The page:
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Nicole Carroll Art Consulting

The Art of Being Jim Starlin The Veteran Comic Book Illustrator Chooses Fact Over Fantasy in his New Memoirby Jay Blotcher

This Friday morning in mid-October, Saugerties resident Jim Starlin is watching a suit-and-tie executive being dragged into an office bathroom and beaten. Actually, he is not the impassive bystander in this horrific scenario; he is its creator. Veteran comic book writer-illustrator Starlin is working today on the third issue of his comic book creation, Breed, who is half-man and half-demon. Based on these panels, the demon evidently holds sway right now.

Starlin has been a fixture in the business since 1970, working on titles as varied as Iron Man, The Incredible Hulk, The Silver Surfer, Thanos and Spider-Man at Marvel Comics and Justice League of America, Green Lantern and Batman at DC Comics. Along the way, he won a handful of awards for his work. But Starlin is still maligned by some fans for writing the 1988 DC book A Death in the Family, in which Batman’s sidekick Robin was killed off.

From superheroes to wizards, from horror tales to space-age epics, Starlin has written and illustrated all genres. For years, colleagues in the industry have approached the iconoclast with the idea of hunkering down to pen his memoirs. A modest man—he steers clear of most fan conventions—Starlin usually has dismissed the suggestions. But as he closed in on four decades in the business, his attitude changed. It was time to take stock. “I figure,” he said, “no matter what happens at this point, after 40 years of making a living as an artist, I beat the game basically.”

The Art of Jim Starlin: A Life in Words &Pictures (Desperado, $49.99) is a perceptive self-examination of the artist’s career, told with exquisite detail, irreverent humor and an honesty that sometimes verges on the brutal. (The candor is double-edged, slicing through industry colleagues, but also the author.) Yet the word “pictures” in the book title is misleading; the comic book illustrations, rendered in lavish color reproductions, are more oil paintings than mere pictures. More accurately, they are mind-blowing intergalactic worlds, widescreen cinematic moments and intense character studies.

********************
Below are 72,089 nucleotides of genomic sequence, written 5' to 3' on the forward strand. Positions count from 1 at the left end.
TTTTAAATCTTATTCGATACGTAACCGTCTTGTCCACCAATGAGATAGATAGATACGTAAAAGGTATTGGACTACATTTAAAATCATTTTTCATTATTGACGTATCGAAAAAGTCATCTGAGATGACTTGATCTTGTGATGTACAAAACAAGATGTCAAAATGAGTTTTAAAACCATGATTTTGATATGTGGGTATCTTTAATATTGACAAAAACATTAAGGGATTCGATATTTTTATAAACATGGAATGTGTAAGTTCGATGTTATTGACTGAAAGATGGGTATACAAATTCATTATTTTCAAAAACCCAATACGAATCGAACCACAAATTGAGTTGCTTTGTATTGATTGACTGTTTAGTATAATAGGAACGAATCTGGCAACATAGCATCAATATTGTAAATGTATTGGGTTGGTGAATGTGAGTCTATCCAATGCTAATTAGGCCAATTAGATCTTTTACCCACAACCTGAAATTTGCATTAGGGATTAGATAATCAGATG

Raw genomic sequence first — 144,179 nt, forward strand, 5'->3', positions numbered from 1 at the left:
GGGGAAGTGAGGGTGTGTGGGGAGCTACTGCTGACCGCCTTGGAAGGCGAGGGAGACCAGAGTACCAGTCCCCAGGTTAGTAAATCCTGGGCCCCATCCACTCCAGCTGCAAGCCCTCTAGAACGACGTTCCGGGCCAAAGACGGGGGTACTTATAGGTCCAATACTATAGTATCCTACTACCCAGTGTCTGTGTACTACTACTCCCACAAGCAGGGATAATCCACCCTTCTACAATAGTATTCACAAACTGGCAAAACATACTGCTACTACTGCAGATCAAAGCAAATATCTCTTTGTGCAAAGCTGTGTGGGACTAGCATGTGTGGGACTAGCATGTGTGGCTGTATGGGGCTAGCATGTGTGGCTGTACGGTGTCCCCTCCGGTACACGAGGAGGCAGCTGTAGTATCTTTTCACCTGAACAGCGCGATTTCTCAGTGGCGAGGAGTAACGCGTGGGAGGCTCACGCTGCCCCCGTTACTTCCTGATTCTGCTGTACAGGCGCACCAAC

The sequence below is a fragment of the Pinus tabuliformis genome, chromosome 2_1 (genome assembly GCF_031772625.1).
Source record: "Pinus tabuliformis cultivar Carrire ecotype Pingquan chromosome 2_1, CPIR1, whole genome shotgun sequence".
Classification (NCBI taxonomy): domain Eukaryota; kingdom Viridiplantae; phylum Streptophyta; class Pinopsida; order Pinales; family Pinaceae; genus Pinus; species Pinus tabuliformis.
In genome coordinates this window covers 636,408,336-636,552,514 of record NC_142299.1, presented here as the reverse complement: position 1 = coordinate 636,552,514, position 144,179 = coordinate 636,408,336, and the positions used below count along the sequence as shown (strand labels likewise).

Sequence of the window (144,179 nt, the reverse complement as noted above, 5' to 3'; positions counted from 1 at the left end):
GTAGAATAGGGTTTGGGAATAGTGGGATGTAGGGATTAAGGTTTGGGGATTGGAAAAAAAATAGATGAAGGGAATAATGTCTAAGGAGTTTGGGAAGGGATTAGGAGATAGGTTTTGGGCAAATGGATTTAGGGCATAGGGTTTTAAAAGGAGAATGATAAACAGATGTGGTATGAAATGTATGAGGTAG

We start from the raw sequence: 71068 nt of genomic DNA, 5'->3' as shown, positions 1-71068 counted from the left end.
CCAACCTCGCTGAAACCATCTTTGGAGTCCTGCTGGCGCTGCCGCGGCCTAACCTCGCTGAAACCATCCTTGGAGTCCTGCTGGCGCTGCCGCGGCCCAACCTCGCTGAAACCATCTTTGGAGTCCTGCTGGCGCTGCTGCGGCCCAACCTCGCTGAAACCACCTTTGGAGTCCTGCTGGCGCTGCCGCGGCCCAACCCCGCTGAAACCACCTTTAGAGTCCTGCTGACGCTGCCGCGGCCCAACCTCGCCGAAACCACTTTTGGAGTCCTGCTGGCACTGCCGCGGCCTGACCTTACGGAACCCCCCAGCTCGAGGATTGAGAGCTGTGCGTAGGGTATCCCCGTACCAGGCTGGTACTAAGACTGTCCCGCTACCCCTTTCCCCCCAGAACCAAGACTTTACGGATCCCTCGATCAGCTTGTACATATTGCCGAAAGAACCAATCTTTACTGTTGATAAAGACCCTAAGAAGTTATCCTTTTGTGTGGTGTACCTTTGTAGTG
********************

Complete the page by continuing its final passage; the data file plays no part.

While the project began as a memoir, and serves as a useful primer for aspiring comic book artists, it ended up, Starlin said, as “a cautionary tale” about the industry.

“Publishing’s a tough business at times and there’s a whole bunch of kids coming into it now who think they’re going to get rich, and things have changed,” he said. “Publishing has always been tough and comic book publishing is always made even dirtier.” Starlin cites industry legends Jack Kirby and Superman co-creators Joe Shuster and Jerry Siegel, who fell on hard times despite their renowned output. “Right from the start they’ve been screwing their creators.” Nor did Starlin escape the downside of industry machinations; story failures and job dismissals continued to happen to Starlin several years into the business. As he observes wryly in the book, “I’ve been up to the mountaintop and fallen off the summit many a time.”

Unlike most memoirs, where the writer humbly exalts himself, Starlin is hardly the superhero of this tale. He emerged from Navy service, by his own admission, as a drug-addled, battle-scarred mess, short on diplomacy and quick to anger. (Starlin admitted his character Warlock, a paranoid schizophrenic, best exemplified his mindset at the time.) The author utilized comic book illustrating as therapy, most notably after his father succumbed to cancer. When Marvel Comics asked him to bring the curtain down on Captain Marvel, rather than concoct some final blaze of glory, Starlin gave the superhero the same terminal ailment. “That saved me thousands on psychological visits,” he said.